Stores buy items from a wholesaler or distributer and increase the price when they sell the items to consumers. The increase in price provides money for the operation of the store and the salaries of people who work in the store.

A store may have a rule that the price of a certain type of item needs to be increased by a certain percentage to determine how much to sell it for. This percentage is called the markup.

If the cost is known and the percentage markup is known, the sale price is the original cost plus the amount of markup. For example, if the original cost is $4.00 and the markup is 25%, the sales price should be $4.00 + $4.00*25/100 = $5.00.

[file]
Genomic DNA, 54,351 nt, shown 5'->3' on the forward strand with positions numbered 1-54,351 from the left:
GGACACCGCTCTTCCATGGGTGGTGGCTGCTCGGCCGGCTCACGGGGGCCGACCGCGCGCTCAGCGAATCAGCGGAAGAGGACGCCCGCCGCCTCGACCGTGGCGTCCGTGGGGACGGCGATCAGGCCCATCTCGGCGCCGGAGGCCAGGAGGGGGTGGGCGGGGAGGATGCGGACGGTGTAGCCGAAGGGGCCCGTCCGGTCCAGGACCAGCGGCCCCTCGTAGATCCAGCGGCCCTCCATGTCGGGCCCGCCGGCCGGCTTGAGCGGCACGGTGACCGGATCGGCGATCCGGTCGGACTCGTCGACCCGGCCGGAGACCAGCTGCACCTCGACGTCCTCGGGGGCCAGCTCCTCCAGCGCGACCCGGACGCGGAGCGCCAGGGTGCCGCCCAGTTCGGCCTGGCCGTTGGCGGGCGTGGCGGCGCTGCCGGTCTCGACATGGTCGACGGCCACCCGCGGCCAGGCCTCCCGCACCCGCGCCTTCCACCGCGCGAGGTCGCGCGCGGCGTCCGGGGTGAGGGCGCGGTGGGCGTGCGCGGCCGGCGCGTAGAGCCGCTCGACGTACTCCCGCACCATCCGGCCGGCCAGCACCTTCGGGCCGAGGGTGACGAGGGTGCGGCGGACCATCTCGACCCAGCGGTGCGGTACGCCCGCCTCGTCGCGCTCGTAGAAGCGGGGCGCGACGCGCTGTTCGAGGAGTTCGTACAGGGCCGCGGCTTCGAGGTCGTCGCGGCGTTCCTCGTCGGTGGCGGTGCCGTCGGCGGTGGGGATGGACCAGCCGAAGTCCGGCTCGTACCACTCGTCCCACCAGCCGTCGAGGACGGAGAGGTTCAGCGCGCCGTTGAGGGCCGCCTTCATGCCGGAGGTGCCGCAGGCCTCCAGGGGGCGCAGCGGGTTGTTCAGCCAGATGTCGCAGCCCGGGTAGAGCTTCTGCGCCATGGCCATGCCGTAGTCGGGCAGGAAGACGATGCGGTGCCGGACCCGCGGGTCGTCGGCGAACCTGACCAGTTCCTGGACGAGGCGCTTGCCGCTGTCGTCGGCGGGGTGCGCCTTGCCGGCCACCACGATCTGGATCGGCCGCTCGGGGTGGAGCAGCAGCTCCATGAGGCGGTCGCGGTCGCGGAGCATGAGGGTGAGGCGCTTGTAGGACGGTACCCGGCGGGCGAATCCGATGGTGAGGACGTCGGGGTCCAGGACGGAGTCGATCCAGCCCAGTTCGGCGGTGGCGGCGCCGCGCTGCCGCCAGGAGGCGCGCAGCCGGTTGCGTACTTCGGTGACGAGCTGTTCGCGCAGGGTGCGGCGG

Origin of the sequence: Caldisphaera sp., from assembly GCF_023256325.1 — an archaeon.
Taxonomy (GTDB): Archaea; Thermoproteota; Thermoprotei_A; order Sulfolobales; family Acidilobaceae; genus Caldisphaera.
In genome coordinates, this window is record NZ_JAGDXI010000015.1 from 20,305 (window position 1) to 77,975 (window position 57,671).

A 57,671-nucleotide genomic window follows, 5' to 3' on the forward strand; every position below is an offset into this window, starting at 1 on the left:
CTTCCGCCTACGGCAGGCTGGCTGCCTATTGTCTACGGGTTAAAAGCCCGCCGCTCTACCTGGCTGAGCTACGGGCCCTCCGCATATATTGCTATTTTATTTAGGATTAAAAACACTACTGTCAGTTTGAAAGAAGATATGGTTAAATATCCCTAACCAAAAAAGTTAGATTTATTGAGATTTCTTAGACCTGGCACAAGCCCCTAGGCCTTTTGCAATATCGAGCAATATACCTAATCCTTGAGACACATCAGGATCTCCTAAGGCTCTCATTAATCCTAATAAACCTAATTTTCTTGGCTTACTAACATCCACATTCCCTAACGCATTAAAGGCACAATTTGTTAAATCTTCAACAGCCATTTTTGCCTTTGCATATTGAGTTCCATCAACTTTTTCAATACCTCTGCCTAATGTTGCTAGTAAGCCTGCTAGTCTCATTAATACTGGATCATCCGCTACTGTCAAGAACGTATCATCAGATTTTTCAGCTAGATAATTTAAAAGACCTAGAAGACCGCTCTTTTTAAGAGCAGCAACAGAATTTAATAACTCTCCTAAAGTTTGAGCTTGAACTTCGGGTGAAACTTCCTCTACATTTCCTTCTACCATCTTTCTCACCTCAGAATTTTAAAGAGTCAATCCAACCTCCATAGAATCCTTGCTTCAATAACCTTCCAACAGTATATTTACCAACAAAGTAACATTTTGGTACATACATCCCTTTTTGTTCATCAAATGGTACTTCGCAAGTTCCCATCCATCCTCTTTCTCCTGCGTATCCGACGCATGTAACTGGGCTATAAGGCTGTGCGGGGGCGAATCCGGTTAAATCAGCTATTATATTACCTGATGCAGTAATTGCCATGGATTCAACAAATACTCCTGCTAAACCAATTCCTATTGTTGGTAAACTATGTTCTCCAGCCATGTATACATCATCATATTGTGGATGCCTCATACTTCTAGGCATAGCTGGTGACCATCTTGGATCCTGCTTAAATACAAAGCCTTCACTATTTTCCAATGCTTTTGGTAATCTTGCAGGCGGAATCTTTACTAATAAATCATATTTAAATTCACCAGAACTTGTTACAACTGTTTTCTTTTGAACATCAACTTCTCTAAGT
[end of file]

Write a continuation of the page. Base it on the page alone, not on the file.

A faster way to calculate the sale price is to make the original cost equal to 100%. The markup is 25% so the sales price is 125% of the original cost. In the example, $4.00 * 125/100 = $5.00.

What is the sales price after markup?

Note: Your answer should begin with a dollar sign (e.g. $2.36 not 2.36)